Lerado Group, Ltd. ("Lerado") is Plaintiff's parent company, and is responsible for manufacturing strollers for Plaintiff.*fn3 (SUF ¶ 3; UMF ¶ 3.) Defendant is a California company, located in Ontario, California. (SUF ¶ 4; UMF ¶ 4.) Before the critical date of December 27, 1998, Defendant and Lerado were negotiating the sale of Lerado Model T-415 strollers ("T-415 Strollers") to Defendant.*fn4 (SUF ¶ 5; UMF ¶ 5.) These negotiations took place in person and through correspondence. (SUF ¶ 6; UMF ¶ 6.)

In mid-1998, Defendant's director Denny Tsai ("Tsai") visited the Lerado factory in China. (SUF ¶ 7; Tsai Decl. ¶ 3; UMF ¶ 7.) During that visit, Tsai was shown a sample of what he believes was the T-415 Stroller. (SUF ¶ 7; Tsai Decl. ¶ 3.) During the fall of 1998, employees at Lerado sent Tsai photographs and a sample of a T-415 Stroller, and he negotiated with managers at Lerado over the price of the strollers. (SUF ¶¶ 8, 10; Tsai Decl. ¶¶ 4-6; id., Ex. A, B, X; UMF ¶¶ 8, 10.)

In October and November 1998, Defendant and Lerado exchanged purchase order documents regarding Defendant's order of T-415 Strollers from Lerado ("Purchase Order Documents").*fn5 (SUF ¶ 9; Tsai Decl. ¶¶ 7-9.) On December 11, 1998, Defendant issued a letter of credit (the "Letter of Credit") in favor of Plaintiff for the purchase of T-415 Strollers. (SUF ¶ 11; UMF ¶ 11.)

On December 28, 1998, an independent safety testing company issued a "Certificate of Compliance" for the T-415 Stroller (identified in the Certificate as Defendant's 9210 Stroller). (SUF ¶ 12; UMF ¶ 12.*fn6 ) On January 25, 1999, Lerado issued a commercial invoice to Defendant (the "January 25, 1999, Invoice") stating a shipping vessel containing 4,500 T-415 Strollers would be sailing to Los Angeles on or about January 27, 1999. (Tsai Decl., Ex. I.)


A motion for summary judgment shall be granted when there is no genuine issue as to any material fact and the moving party is entitled to judgment as a matter of law. Fed. R. Civ. P. 56(a); Anderson v. Liberty Lobby, Inc., 477 U.S. 242, 247-48 (1986); see also Hodosh v. Block Drug Co., Inc., 786 F.2d 1136, 1141 (Fed. Cir. 1986) (holding summary judgment to be appropriate "in patent as in other cases"). The moving party must show that "under the governing law, there can be but one reasonable conclusion as to the verdict." Anderson, 477 U.S. at 250.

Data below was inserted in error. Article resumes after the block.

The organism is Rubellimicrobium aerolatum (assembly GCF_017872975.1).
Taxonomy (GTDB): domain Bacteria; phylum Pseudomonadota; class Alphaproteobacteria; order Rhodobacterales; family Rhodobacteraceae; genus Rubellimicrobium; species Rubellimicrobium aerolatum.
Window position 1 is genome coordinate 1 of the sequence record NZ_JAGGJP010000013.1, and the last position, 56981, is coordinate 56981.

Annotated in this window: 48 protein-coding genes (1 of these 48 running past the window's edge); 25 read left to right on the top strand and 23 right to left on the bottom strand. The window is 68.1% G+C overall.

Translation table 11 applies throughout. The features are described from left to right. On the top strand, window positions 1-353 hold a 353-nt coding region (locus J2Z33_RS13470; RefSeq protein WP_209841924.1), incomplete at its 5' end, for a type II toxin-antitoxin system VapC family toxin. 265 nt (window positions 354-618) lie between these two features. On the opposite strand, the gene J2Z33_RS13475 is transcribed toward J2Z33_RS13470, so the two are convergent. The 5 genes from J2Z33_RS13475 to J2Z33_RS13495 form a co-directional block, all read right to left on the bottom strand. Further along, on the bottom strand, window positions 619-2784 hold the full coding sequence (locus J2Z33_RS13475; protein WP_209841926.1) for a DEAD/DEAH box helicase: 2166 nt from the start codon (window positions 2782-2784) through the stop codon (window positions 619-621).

The initial burden is on the moving party to demonstrate that it is entitled to summary judgment. Margolis v. Ryan, 140 F.3d 850, 852 (9th Cir. 1998); In re Oracle Corp. Sec. Litig., 627 F.3d 376, 387 (9th Cir. 2010). The moving party bears the burden of identifying the elements of the claim or defense and evidence that it believes demonstrates the absence of an issue of material fact. Celotex Corp. v. Catrett, 477 U.S. 317, 323 (1986).

Where the non-moving party has the burden at trial, however, the moving party need not produce evidence negating or disproving every essential element of the non-moving party's case. Celotex, 477 U.S. at 325. Instead, the moving party's burden is met by pointing out that there is an absence of evidence supporting the non-moving party's case. Id.; In re Oracle, 627 F.3d at 387.